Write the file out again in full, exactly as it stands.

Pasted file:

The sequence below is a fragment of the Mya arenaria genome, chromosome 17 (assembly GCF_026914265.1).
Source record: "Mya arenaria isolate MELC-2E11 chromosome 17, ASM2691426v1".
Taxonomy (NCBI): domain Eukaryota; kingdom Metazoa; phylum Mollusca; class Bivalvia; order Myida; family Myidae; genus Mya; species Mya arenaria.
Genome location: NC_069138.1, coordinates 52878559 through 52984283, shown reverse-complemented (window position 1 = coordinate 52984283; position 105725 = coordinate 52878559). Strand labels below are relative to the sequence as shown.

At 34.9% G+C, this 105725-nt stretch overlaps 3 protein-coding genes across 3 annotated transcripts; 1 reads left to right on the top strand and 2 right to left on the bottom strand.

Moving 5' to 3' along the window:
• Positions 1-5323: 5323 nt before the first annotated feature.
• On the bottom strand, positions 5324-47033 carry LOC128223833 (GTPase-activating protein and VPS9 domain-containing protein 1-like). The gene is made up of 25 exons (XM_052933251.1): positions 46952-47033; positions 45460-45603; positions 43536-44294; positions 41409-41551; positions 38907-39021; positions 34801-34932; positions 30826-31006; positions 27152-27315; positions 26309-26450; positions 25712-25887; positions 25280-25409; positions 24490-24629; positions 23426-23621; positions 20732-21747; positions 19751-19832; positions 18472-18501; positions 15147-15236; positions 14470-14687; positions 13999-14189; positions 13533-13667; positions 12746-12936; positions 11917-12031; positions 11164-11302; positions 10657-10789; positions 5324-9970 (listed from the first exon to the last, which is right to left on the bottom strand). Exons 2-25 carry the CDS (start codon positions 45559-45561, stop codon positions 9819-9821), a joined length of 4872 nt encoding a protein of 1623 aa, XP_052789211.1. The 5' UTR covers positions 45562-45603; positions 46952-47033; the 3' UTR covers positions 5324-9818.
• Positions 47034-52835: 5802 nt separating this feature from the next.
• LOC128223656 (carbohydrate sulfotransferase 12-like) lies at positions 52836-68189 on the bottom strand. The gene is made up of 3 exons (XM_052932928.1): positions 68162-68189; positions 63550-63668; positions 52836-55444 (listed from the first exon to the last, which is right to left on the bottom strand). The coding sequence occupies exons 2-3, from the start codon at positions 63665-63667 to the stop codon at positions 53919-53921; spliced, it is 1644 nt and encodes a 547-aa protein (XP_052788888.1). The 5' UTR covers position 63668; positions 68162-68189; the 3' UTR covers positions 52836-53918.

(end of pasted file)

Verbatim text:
The sequence below is a fragment of the Mya arenaria genome, chromosome 17 (assembly GCF_026914265.1).
Source record: "Mya arenaria isolate MELC-2E11 chromosome 17, ASM2691426v1".
Taxonomy (NCBI): domain Eukaryota; kingdom Metazoa; phylum Mollusca; class Bivalvia; order Myida; family Myidae; genus Mya; species Mya arenaria.
Genome location: NC_069138.1, coordinates 52878559 through 52984283, shown reverse-complemented (window position 1 = coordinate 52984283; position 105725 = coordinate 52878559). Strand labels below are relative to the sequence as shown.

At 34.9% G+C, this 105725-nt stretch overlaps 3 protein-coding genes across 3 annotated transcripts; 1 reads left to right on the top strand and 2 right to left on the bottom strand.

Moving 5' to 3' along the window:
• Positions 1-5323: 5323 nt before the first annotated feature.
• On the bottom strand, positions 5324-47033 carry LOC128223833 (GTPase-activating protein and VPS9 domain-containing protein 1-like). The gene is made up of 25 exons (XM_052933251.1): positions 46952-47033; positions 45460-45603; positions 43536-44294; positions 41409-41551; positions 38907-39021; positions 34801-34932; positions 30826-31006; positions 27152-27315; positions 26309-26450; positions 25712-25887; positions 25280-25409; positions 24490-24629; positions 23426-23621; positions 20732-21747; positions 19751-19832; positions 18472-18501; positions 15147-15236; positions 14470-14687; positions 13999-14189; positions 13533-13667; positions 12746-12936; positions 11917-12031; positions 11164-11302; positions 10657-10789; positions 5324-9970 (listed from the first exon to the last, which is right to left on the bottom strand). Exons 2-25 carry the CDS (start codon positions 45559-45561, stop codon positions 9819-9821), a joined length of 4872 nt encoding a protein of 1623 aa, XP_052789211.1. The 5' UTR covers positions 45562-45603; positions 46952-47033; the 3' UTR covers positions 5324-9818.
• Positions 47034-52835: 5802 nt separating this feature from the next.
• LOC128223656 (carbohydrate sulfotransferase 12-like) lies at positions 52836-68189 on the bottom strand. The gene is made up of 3 exons (XM_052932928.1): positions 68162-68189; positions 63550-63668; positions 52836-55444 (listed from the first exon to the last, which is right to left on the bottom strand). The coding sequence occupies exons 2-3, from the start codon at positions 63665-63667 to the stop codon at positions 53919-53921; spliced, it is 1644 nt and encodes a 547-aa protein (XP_052788888.1). The 5' UTR covers position 63668; positions 68162-68189; the 3' UTR covers positions 52836-53918.